The New Testament

Wednesday, November 18th 2020

We are ready this week in our excursion through the Bible to step over the bridge from the Old Testament to the New Testament. And as we do so, I want to emphasize the continuity between the two Testaments.

It is a misconception to assign God’s Law to the Old Testament, and God’s Gospel to the New. Likewise, the Hebrew Scriptures are not all about judgment, while the New Testament is all about God’s amazing promises and His salvation.

Speaking of the Gospel, which is the pronouncement of good news, that heralding was consistently given throughout the Old Testament. As but four examples, we start with the mention of the “seed of the woman bruising the head of the Serpent,” in Genesis 3. Again in Genesis 26, we read of the seed of Abraham being a blessing to all the families of the earth. And in 2 Samuel 7 the promise is made of a coming King of the line of David to establish an eternal kingdom. Then, finally in Isaiah 53 we read of the Suffering Servant who would atone for our transgressions and iniquities.

To be sure, the Gospel proclamations in the Hebrew Scriptures are rather cryptic and the full contour of what they point to yet to be filled in. But they are unmistakable promises of good news! Each of the four examples was pointing to Jesus! Likewise, we will not find God’s Law and the threat of punishment lacking in the New Testament. Some of the harshest words of God’s judgment come from the lips of our Lord Jesus Himself.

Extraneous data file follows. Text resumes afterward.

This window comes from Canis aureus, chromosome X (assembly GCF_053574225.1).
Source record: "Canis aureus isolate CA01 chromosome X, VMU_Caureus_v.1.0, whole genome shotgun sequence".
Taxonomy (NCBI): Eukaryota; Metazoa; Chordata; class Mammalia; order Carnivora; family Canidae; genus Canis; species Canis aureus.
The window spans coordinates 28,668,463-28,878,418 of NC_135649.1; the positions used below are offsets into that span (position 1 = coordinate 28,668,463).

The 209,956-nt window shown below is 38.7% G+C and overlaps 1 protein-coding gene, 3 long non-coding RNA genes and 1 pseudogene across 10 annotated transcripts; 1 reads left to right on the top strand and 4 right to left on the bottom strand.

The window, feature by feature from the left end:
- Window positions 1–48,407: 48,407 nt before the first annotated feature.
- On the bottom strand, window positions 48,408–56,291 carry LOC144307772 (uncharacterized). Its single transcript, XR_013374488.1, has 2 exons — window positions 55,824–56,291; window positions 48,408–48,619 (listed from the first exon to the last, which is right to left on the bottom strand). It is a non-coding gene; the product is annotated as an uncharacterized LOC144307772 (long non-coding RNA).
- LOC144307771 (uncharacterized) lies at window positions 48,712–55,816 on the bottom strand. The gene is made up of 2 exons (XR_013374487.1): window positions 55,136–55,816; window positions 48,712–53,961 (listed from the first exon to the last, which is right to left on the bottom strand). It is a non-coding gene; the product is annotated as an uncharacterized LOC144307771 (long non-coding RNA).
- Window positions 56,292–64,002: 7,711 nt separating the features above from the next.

There are a number of ways to divide the New Testaments 27 Books. I will use a threefold division. The first is historical and includes the four Gospel Accounts and the Book of Acts. The second is the 13 letters of the Apostle Paul plus the Sermon to the Hebrews. And the final is the 7 Catholic (general) letters and the Book of Revelation.

Since You Asked…

What is the significance of Christ the King Sunday?

The Festival of Christ the King marks the end of the long season after Pentecost, and it anticipates the day when Christ will return and be revealed to everyone as the rightful ruler of the world. The appointed lessons for the day make it clear that at the end of the age Christ will come in power and great glory. Previous to this we have known his gentle rule. We have known King Jesus as the one who shed his blood to free us from the grips of sin and death. But when he comes again in glory he will come to judge the living and the dead. There will then be no doubt as to who the sovereign of the cosmos is!

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